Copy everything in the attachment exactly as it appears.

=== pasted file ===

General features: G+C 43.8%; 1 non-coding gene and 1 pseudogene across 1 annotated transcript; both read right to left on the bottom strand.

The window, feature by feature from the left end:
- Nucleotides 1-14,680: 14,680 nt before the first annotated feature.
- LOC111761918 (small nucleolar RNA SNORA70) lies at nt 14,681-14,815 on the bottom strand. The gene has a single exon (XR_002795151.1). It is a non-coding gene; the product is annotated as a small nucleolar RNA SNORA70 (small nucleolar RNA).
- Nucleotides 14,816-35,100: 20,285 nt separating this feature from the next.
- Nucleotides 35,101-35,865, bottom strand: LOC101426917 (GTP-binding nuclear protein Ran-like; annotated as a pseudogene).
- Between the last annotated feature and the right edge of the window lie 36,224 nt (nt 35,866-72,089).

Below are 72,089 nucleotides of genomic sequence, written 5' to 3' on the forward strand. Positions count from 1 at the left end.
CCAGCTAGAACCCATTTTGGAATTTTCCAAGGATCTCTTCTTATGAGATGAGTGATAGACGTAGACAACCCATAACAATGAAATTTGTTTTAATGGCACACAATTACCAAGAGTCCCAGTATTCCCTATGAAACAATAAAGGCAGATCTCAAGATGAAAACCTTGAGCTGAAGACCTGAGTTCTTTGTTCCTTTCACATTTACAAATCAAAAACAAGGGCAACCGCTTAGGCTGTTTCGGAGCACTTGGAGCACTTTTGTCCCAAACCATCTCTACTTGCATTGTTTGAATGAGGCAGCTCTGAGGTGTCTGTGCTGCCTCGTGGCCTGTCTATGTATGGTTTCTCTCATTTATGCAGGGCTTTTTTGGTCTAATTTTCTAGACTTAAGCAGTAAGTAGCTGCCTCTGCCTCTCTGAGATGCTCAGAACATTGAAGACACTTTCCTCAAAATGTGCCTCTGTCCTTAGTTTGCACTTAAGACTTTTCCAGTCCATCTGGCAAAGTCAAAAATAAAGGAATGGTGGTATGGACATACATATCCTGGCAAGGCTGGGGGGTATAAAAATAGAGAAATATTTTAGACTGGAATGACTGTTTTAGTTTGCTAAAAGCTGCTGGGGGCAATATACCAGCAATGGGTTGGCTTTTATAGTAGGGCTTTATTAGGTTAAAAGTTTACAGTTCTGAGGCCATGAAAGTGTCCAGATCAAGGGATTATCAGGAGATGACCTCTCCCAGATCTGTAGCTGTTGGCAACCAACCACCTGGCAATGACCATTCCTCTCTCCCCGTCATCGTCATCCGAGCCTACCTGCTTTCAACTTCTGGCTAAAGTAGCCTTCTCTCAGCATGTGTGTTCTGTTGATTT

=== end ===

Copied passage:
General features: G+C 43.8%; 1 non-coding gene and 1 pseudogene across 1 annotated transcript; both read right to left on the bottom strand.

The window, feature by feature from the left end:
- Nucleotides 1-14,680: 14,680 nt before the first annotated feature.
- LOC111761918 (small nucleolar RNA SNORA70) lies at nt 14,681-14,815 on the bottom strand. The gene has a single exon (XR_002795151.1). It is a non-coding gene; the product is annotated as a small nucleolar RNA SNORA70 (small nucleolar RNA).
- Nucleotides 14,816-35,100: 20,285 nt separating this feature from the next.
- Nucleotides 35,101-35,865, bottom strand: LOC101426917 (GTP-binding nuclear protein Ran-like; annotated as a pseudogene).
- Between the last annotated feature and the right edge of the window lie 36,224 nt (nt 35,866-72,089).

Below are 72,089 nucleotides of genomic sequence, written 5' to 3' on the forward strand. Positions count from 1 at the left end.
CCAGCTAGAACCCATTTTGGAATTTTCCAAGGATCTCTTCTTATGAGATGAGTGATAGACGTAGACAACCCATAACAATGAAATTTGTTTTAATGGCACACAATTACCAAGAGTCCCAGTATTCCCTATGAAACAATAAAGGCAGATCTCAAGATGAAAACCTTGAGCTGAAGACCTGAGTTCTTTGTTCCTTTCACATTTACAAATCAAAAACAAGGGCAACCGCTTAGGCTGTTTCGGAGCACTTGGAGCACTTTTGTCCCAAACCATCTCTACTTGCATTGTTTGAATGAGGCAGCTCTGAGGTGTCTGTGCTGCCTCGTGGCCTGTCTATGTATGGTTTCTCTCATTTATGCAGGGCTTTTTTGGTCTAATTTTCTAGACTTAAGCAGTAAGTAGCTGCCTCTGCCTCTCTGAGATGCTCAGAACATTGAAGACACTTTCCTCAAAATGTGCCTCTGTCCTTAGTTTGCACTTAAGACTTTTCCAGTCCATCTGGCAAAGTCAAAAATAAAGGAATGGTGGTATGGACATACATATCCTGGCAAGGCTGGGGGGTATAAAAATAGAGAAATATTTTAGACTGGAATGACTGTTTTAGTTTGCTAAAAGCTGCTGGGGGCAATATACCAGCAATGGGTTGGCTTTTATAGTAGGGCTTTATTAGGTTAAAAGTTTACAGTTCTGAGGCCATGAAAGTGTCCAGATCAAGGGATTATCAGGAGATGACCTCTCCCAGATCTGTAGCTGTTGGCAACCAACCACCTGGCAATGACCATTCCTCTCTCCCCGTCATCGTCATCCGAGCCTACCTGCTTTCAACTTCTGGCTAAAGTAGCCTTCTCTCAGCATGTGTGTTCTGTTGATTT